View Full Version : Lapping the Norton Stones
08-28-2007, 10:46 AM
Recently I picked up two new Nortons, a 4K and an 8K. I figured that doing a pyramid would be easier if I didn't have to keep cleaning and flipping the combination stone that I have. With the two new stones I also purchased the Norton flattening stone. Out of curiosity, I decided to try the flattener on the two new stones before using them. After penciling in the cross-hatch pattern on both sides of each stone, I started lapping. Surprise!! Neither stone was even close to flat. After some work, all the pencil lines dissappeared. Now for the test. Did a pyramid with a Henckels Friodur (5/5, 3/3, 1/3, 1/5, 5/20), then finished on a pasted paddle. Stropped 60 round trips on the leather - and boom! Passed the HHT all along the blade! By the way, I also got a great shave.
Just because a stone is new, don't assume that it is flat. In this case, it could have lead to a lot of frustration. My combination stone was much closer to flat than the two separate ones, but still needed a little touch-up.
Flattening can't be overemphasized, even on brand spanking new stones. Shaptons are pretty flat out of the box, but I hate that they need special lapping plates. That, combined with their hard feel and poor feedback, push them lower on my list of great stones.
08-28-2007, 01:05 PM
Flattening can't be overemphasized, even on brand spanking new stones...
I only use the flat part if the edge is exactly straight, which is not the case with many of mine and those I hone for others.
08-28-2007, 06:40 PM
I bought one of those Norton flattening stones and didn't like the job it did on my hones. I had to go back and correct them with my tried and true 12"/12" tile I got from home depot and my 80, 220, 400 grit wet dry paper. The flattening stone seemed to create a dome on the hones. It could be me.
08-28-2007, 07:28 PM
Just because nobody else has said it - Nortons also need to be re-lapped fairly often (depending on use) You cannot assume it's flat just because you lapped it soon, especially if you used pressure to hone out a chip or something
I've gotten in the habit of lapping my stones every time I use them. Takes only seconds, and don't forget to bevel the edges.
08-29-2007, 06:19 AM
Your comments have been noted. I have a 12 x 12 piece of thick glass which can be used if the Norton flattening stone no longer does the job.
08-29-2007, 03:05 PM
Yup I use a piece of glass too. I popped in to my local glaziers and bought a roughly 10" x 6" square of 6mm thick toughened glass which is perfect for lapping on, they smootheed the edges for me too on a machine they had there. :smile:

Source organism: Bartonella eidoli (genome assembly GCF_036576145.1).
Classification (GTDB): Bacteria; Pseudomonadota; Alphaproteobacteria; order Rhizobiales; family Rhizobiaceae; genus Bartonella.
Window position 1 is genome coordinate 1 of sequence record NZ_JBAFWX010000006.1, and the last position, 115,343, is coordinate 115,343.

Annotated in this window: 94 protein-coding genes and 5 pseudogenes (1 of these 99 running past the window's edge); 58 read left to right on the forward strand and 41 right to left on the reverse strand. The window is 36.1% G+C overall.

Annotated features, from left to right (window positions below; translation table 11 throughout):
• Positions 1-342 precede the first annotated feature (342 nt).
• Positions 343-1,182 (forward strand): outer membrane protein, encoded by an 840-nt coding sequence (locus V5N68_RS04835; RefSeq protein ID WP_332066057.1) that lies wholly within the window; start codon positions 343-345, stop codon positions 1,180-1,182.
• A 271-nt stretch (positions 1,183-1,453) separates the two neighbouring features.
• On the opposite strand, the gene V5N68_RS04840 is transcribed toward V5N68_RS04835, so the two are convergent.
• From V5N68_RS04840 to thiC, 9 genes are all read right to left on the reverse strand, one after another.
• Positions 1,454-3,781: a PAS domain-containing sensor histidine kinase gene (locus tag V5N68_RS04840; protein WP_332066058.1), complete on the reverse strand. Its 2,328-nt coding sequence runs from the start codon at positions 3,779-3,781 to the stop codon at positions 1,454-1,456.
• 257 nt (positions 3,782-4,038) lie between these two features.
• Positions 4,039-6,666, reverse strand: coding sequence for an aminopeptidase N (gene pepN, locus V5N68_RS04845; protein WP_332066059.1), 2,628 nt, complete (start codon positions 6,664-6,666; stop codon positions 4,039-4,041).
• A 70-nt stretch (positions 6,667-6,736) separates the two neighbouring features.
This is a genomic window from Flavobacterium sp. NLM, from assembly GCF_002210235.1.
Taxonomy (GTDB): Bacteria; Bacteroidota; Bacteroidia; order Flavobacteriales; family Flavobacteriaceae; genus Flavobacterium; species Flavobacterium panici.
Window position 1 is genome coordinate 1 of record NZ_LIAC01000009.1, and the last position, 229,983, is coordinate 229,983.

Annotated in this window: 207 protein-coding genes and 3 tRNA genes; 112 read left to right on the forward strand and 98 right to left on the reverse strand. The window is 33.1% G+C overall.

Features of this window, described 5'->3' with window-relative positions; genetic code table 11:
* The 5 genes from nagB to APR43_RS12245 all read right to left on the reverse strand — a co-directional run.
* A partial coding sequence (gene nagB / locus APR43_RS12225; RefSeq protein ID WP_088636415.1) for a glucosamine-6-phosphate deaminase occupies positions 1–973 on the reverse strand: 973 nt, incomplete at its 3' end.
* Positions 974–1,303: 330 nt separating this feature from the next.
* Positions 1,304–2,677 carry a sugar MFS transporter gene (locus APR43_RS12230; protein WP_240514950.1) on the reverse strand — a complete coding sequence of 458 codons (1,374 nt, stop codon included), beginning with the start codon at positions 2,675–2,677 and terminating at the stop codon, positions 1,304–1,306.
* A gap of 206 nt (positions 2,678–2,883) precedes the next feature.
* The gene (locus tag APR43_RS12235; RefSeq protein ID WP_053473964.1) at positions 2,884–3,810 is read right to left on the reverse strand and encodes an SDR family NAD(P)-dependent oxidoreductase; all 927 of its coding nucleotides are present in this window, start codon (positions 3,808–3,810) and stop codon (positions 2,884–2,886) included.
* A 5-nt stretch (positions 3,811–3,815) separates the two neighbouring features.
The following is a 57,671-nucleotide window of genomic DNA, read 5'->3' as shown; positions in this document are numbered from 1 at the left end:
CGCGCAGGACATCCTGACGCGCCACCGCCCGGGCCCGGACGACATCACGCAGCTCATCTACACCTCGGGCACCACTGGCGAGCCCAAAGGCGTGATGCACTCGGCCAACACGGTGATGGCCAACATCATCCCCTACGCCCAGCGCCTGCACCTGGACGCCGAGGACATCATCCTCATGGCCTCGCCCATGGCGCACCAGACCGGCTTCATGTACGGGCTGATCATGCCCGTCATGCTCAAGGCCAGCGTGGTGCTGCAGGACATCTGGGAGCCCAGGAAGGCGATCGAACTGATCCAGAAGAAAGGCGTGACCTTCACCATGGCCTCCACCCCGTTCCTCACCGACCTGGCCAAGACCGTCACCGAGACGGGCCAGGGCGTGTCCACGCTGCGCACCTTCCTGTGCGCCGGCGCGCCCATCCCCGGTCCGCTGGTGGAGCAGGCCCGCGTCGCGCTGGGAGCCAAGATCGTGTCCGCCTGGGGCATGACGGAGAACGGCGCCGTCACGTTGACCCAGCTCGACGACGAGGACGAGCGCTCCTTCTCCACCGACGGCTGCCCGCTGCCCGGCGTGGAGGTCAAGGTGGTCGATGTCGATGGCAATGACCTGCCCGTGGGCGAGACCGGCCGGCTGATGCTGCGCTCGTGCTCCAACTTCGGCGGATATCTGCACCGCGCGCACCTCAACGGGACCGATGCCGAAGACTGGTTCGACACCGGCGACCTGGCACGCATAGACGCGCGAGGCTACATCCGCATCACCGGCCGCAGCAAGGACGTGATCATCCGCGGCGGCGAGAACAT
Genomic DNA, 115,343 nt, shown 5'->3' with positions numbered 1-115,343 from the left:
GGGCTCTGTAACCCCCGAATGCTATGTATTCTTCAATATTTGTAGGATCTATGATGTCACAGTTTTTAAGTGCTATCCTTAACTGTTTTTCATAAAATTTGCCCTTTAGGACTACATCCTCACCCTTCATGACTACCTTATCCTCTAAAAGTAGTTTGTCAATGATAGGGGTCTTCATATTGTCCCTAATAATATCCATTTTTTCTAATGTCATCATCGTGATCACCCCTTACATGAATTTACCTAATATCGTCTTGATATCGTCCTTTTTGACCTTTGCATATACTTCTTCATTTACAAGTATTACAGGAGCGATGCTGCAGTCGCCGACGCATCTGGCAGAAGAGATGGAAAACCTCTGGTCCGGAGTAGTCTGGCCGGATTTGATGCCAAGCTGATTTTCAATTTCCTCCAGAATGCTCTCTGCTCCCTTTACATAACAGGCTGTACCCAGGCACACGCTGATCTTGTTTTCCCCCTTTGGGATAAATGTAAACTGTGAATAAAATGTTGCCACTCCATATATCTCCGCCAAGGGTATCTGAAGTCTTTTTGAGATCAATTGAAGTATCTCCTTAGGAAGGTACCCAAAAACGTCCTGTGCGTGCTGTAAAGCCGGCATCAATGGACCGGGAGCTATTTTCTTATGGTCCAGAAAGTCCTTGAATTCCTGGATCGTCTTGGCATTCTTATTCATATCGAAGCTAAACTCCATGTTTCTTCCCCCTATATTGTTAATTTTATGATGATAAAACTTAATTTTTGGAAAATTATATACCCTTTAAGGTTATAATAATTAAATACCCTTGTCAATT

09-06-2007, 11:29 AM
I found that my Norton lapping stone needed to be lapped, thus the bad results. I laid out a grid with a Sharpie. The stone was high on the ends right out of the box. I used 4 sheets of 120 wet dry on a ceramic tile. Finally got it flat.
I guess I should have checked. Who would think.
09-06-2007, 11:41 AM
I lap my stones with a DMT continuous stone (325). I like using it more than the Norton lapping stone, but you have to be mindful of the swarf. I lap the stones under running water. Even if they're flat, I lapping refreshes the surface and will affect the amount of metal being removed during honing.
A nagura stone works just as well for refreshing the surface of the stone during sharpening. There are various schools of thought as to how much swarf should be removed, but the more anal among us like to keep the stones clean. I know I do, and the nagura can't be beat for that.
11-16-2007, 12:21 PM
I try to flatten mine before every use. Doesn't take very long and makes a big difference.
11-17-2007, 07:02 PM
I was wondering how do you know the flattening stone is flat? Is there some kind of test that you do to check it?
I can sell you a flattening stone flattener for a good price.
11-17-2007, 08:02 PM
:cool: Cool, I'll have you ship it to my future home site on that swamp land I bought last week. :wink:
Sometime down the road, you'll also need a flattener for your flattening stone flattener.
That's why I like the DMT plates for flattening- they're heavy nickel plates that have been machined flat.
11-18-2007, 07:22 AM
+1 on the DMT plates!
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